Newell said now that he is back on the board, he wants to focus on the many challenges the Vilonia School District will face in the next few years surrounding growth.
"We've got a lot of decisions to make on how to handle that growth, whether it's building a new elementary school or high school," Newell said. "My kids both go there, and I'm honored to be up there taking part in those decisions and, hopefully, we'll make the right ones."
Jerry Roberts, who also resigned from the board during its July meeting, was elected to the Position 7 seat on the Vilonia board in a close 311-298 election over Kathy French.
Roberts did not return calls Tuesday night, but has recently said that his 19 years on the board constitute the experience needed to make decisions concerning the school's future. A retiree, Roberts has also said he can dedicate a great deal of his time to the position.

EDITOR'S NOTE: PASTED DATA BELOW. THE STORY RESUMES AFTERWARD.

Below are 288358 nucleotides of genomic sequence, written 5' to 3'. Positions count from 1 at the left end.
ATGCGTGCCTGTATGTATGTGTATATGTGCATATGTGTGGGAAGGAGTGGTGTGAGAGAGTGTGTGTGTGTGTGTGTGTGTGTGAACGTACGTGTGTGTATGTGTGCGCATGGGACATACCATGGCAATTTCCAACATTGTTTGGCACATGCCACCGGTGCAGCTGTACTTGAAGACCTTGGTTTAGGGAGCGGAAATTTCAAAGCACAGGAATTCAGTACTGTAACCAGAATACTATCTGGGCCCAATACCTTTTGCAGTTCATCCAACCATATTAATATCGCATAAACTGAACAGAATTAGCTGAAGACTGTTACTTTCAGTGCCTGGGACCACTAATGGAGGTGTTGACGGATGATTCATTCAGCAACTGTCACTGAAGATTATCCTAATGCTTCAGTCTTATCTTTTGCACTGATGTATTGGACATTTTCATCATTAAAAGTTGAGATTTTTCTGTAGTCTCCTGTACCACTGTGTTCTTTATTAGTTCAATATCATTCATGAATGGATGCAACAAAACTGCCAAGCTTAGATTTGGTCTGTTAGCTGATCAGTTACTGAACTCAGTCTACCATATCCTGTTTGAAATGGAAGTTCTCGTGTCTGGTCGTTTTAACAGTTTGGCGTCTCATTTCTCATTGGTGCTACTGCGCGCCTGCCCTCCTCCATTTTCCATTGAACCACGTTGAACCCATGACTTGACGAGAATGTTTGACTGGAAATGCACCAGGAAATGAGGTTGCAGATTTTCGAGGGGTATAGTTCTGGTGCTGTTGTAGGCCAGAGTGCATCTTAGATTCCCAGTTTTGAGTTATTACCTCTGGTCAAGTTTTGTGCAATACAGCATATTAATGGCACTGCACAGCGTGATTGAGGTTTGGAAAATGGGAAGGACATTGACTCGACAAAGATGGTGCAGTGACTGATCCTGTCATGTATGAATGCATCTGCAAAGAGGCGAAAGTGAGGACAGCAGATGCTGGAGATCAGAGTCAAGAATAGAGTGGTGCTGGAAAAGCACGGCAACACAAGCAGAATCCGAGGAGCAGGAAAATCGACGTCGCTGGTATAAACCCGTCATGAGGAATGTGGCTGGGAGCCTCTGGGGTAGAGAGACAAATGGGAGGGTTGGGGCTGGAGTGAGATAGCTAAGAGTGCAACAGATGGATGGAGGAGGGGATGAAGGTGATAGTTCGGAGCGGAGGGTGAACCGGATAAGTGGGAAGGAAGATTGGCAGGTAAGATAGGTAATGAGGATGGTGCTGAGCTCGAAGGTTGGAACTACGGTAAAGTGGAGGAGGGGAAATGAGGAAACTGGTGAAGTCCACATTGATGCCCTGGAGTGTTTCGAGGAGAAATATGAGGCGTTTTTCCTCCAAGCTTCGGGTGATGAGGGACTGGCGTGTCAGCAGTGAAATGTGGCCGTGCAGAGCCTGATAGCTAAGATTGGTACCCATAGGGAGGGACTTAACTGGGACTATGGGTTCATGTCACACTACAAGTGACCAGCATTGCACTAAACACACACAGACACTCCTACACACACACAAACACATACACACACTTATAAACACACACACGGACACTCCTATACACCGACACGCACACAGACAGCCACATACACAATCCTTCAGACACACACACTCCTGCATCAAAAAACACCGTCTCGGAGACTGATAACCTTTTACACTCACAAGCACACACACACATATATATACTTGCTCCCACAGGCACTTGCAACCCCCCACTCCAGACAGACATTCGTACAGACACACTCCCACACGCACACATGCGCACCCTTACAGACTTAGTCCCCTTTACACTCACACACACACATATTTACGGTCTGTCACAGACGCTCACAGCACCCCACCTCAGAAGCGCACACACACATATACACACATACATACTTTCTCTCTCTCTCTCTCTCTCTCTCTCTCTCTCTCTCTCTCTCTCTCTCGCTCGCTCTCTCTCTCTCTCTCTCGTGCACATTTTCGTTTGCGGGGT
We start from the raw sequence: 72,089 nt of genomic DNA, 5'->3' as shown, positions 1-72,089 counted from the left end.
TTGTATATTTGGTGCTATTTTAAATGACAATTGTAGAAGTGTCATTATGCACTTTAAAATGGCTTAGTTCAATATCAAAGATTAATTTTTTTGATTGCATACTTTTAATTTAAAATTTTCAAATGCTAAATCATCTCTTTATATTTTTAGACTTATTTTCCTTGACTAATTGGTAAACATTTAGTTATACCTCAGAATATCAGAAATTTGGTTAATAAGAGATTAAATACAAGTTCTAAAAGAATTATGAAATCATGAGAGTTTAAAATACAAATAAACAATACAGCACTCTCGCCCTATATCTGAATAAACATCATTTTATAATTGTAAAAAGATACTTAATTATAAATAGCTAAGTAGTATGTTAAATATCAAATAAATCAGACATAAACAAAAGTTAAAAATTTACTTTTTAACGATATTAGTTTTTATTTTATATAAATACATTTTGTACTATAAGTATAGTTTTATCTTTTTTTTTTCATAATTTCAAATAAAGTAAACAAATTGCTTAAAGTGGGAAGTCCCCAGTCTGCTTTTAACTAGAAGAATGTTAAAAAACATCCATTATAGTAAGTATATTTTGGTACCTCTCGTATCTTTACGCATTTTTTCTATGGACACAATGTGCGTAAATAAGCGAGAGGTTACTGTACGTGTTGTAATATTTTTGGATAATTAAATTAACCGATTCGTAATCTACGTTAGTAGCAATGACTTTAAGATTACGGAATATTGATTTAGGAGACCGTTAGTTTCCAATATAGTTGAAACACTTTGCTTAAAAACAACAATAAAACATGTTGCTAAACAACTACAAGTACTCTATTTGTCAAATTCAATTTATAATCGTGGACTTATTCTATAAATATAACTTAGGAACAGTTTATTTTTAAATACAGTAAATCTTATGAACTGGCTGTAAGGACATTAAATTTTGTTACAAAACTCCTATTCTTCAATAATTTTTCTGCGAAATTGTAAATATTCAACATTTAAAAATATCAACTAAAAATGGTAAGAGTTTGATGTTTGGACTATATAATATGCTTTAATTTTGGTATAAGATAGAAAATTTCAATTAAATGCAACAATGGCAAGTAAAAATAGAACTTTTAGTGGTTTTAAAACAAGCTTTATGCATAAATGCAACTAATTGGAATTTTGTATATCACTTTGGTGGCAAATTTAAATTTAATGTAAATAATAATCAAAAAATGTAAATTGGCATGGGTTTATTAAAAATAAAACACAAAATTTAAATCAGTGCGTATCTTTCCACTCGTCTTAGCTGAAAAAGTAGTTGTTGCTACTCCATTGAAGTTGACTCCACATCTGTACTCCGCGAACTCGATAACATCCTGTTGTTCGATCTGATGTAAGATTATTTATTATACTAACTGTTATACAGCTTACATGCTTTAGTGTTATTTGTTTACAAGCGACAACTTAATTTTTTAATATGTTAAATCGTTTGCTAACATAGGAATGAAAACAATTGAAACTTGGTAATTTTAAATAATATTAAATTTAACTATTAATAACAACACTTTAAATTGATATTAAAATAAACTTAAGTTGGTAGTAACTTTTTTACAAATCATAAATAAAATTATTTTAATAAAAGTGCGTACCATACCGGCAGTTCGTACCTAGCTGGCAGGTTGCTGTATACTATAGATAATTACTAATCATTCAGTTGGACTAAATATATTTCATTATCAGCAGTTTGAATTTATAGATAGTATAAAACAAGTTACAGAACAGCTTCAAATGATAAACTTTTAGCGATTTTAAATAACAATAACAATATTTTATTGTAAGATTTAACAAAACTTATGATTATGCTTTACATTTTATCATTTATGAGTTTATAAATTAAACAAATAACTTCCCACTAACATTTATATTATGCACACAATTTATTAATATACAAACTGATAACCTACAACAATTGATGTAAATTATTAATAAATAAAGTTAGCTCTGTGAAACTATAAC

"I'm a positive force," he said earlier this month. "I've been on the board a long time. I work well with the other board members already and I have a lot to contribute. I'm accessible."
Roberts suffers from idiopathic myelofibrosis (IM), a rare and potentially life-threatening disease for which he had been scheduled experimental treatment.
"I'm feeling better," he said. "I enjoy serving and my doctor said it is good for me to stay busy. I don't think my health is a concern."
Another incumbent was named a winner Tuesday night and will return to his Zone 2 seat on the Mount Vernon-Enola School District's Board of Education.
Wayne Beene, who defeated James A. Tony Beene Jr. in a 54-33 vote, said he wanted to thank the voters for their continued confidence.
"I just appreciate the help they've given me," Wayne Beene said. "We really don't have a lot going on right now. We've been building for the past three or four years, and we're going to have to cut down on the building a little bit. We've got a good school and good buildings. We've got a good superintendent and good principals, a good teaching staff and good test scores. We just kind of want to keep it the same."